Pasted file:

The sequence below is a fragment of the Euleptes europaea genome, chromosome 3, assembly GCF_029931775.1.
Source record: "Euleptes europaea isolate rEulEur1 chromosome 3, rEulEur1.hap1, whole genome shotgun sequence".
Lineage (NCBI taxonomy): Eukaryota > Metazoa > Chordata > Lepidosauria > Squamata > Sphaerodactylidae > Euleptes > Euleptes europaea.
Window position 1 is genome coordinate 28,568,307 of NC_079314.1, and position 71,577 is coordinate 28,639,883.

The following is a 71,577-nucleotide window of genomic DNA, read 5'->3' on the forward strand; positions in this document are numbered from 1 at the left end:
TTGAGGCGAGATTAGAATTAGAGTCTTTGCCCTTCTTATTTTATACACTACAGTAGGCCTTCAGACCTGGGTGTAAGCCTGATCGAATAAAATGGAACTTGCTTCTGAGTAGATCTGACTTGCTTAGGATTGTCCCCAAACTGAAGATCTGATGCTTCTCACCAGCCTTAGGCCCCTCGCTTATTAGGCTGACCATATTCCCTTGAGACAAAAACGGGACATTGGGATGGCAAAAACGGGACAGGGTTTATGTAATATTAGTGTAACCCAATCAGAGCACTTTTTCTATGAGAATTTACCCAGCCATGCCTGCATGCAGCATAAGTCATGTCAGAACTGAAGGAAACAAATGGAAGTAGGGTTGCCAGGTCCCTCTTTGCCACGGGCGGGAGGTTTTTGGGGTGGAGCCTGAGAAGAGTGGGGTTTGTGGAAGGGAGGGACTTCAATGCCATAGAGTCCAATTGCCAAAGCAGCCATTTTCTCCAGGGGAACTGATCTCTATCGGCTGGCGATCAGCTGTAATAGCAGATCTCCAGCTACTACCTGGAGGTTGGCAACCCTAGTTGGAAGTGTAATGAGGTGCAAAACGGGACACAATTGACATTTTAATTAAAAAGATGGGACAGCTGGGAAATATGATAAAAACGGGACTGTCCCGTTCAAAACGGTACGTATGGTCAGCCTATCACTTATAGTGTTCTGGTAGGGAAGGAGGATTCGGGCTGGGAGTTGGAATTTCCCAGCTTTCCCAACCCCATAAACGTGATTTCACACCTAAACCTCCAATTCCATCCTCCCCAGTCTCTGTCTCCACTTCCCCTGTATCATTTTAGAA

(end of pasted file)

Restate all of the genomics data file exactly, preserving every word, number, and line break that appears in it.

The sequence below is a fragment of the Euleptes europaea genome, chromosome 3, assembly GCF_029931775.1.
Source record: "Euleptes europaea isolate rEulEur1 chromosome 3, rEulEur1.hap1, whole genome shotgun sequence".
Lineage (NCBI taxonomy): Eukaryota > Metazoa > Chordata > Lepidosauria > Squamata > Sphaerodactylidae > Euleptes > Euleptes europaea.
Window position 1 is genome coordinate 28,568,307 of NC_079314.1, and position 71,577 is coordinate 28,639,883.

The following is a 71,577-nucleotide window of genomic DNA, read 5'->3' on the forward strand; positions in this document are numbered from 1 at the left end:
TTGAGGCGAGATTAGAATTAGAGTCTTTGCCCTTCTTATTTTATACACTACAGTAGGCCTTCAGACCTGGGTGTAAGCCTGATCGAATAAAATGGAACTTGCTTCTGAGTAGATCTGACTTGCTTAGGATTGTCCCCAAACTGAAGATCTGATGCTTCTCACCAGCCTTAGGCCCCTCGCTTATTAGGCTGACCATATTCCCTTGAGACAAAAACGGGACATTGGGATGGCAAAAACGGGACAGGGTTTATGTAATATTAGTGTAACCCAATCAGAGCACTTTTTCTATGAGAATTTACCCAGCCATGCCTGCATGCAGCATAAGTCATGTCAGAACTGAAGGAAACAAATGGAAGTAGGGTTGCCAGGTCCCTCTTTGCCACGGGCGGGAGGTTTTTGGGGTGGAGCCTGAGAAGAGTGGGGTTTGTGGAAGGGAGGGACTTCAATGCCATAGAGTCCAATTGCCAAAGCAGCCATTTTCTCCAGGGGAACTGATCTCTATCGGCTGGCGATCAGCTGTAATAGCAGATCTCCAGCTACTACCTGGAGGTTGGCAACCCTAGTTGGAAGTGTAATGAGGTGCAAAACGGGACACAATTGACATTTTAATTAAAAAGATGGGACAGCTGGGAAATATGATAAAAACGGGACTGTCCCGTTCAAAACGGTACGTATGGTCAGCCTATCACTTATAGTGTTCTGGTAGGGAAGGAGGATTCGGGCTGGGAGTTGGAATTTCCCAGCTTTCCCAACCCCATAAACGTGATTTCACACCTAAACCTCCAATTCCATCCTCCCCAGTCTCTGTCTCCACTTCCCCTGTATCATTTTAGAA